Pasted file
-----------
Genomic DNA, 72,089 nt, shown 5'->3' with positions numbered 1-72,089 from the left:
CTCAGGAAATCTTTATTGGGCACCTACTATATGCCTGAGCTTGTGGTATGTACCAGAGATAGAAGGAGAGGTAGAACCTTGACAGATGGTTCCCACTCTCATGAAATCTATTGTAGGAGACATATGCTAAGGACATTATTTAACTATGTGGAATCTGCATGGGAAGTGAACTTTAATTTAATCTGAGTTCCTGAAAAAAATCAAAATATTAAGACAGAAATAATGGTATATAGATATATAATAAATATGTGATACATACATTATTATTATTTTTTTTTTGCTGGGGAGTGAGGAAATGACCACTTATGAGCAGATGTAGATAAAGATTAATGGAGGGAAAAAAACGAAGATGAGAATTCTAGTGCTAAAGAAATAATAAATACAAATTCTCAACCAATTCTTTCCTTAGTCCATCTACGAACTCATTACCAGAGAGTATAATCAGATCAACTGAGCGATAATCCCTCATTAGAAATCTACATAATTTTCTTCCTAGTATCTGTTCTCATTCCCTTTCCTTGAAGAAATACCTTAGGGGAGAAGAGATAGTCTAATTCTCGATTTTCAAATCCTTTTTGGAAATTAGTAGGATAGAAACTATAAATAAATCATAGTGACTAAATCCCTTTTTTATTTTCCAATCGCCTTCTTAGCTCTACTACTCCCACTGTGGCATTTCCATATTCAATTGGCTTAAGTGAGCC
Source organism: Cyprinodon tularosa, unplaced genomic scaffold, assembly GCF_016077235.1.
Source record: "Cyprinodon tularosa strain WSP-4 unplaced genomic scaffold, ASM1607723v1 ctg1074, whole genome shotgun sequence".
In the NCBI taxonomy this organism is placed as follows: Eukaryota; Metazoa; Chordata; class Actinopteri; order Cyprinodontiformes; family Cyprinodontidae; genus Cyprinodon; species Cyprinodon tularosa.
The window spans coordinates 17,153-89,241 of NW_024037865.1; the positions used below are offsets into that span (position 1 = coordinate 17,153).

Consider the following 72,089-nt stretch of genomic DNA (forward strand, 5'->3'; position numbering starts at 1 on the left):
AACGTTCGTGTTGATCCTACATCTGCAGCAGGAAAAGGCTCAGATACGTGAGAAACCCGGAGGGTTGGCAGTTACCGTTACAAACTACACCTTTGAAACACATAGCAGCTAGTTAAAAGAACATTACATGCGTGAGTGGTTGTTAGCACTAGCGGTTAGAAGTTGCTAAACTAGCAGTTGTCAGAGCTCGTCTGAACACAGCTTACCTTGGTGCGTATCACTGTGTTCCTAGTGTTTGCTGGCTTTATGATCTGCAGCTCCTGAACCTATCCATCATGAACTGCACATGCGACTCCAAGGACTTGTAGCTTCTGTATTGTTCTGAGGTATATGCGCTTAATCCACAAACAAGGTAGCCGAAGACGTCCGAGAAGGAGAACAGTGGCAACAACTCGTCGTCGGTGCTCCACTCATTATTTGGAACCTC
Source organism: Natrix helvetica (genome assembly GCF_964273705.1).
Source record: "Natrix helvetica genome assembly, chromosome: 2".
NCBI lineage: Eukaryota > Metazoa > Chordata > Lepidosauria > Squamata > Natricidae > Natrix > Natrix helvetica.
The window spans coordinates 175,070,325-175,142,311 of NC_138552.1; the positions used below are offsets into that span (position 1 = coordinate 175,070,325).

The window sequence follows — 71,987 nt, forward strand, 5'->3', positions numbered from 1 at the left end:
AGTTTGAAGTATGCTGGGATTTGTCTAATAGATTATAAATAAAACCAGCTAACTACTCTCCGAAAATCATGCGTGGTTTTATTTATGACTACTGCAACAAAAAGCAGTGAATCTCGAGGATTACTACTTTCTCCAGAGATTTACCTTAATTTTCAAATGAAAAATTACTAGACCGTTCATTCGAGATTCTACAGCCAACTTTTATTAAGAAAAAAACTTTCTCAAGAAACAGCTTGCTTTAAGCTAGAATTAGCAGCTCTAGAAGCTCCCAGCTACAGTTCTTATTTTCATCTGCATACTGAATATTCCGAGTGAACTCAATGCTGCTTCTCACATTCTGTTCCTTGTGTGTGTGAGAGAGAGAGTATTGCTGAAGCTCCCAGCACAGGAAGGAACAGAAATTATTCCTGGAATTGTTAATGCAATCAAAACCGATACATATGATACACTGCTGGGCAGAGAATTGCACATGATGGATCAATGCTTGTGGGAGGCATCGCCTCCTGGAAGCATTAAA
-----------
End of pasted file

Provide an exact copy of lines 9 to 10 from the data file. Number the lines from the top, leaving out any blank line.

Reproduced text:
Source organism: Natrix helvetica (genome assembly GCF_964273705.1).
Source record: "Natrix helvetica genome assembly, chromosome: 2".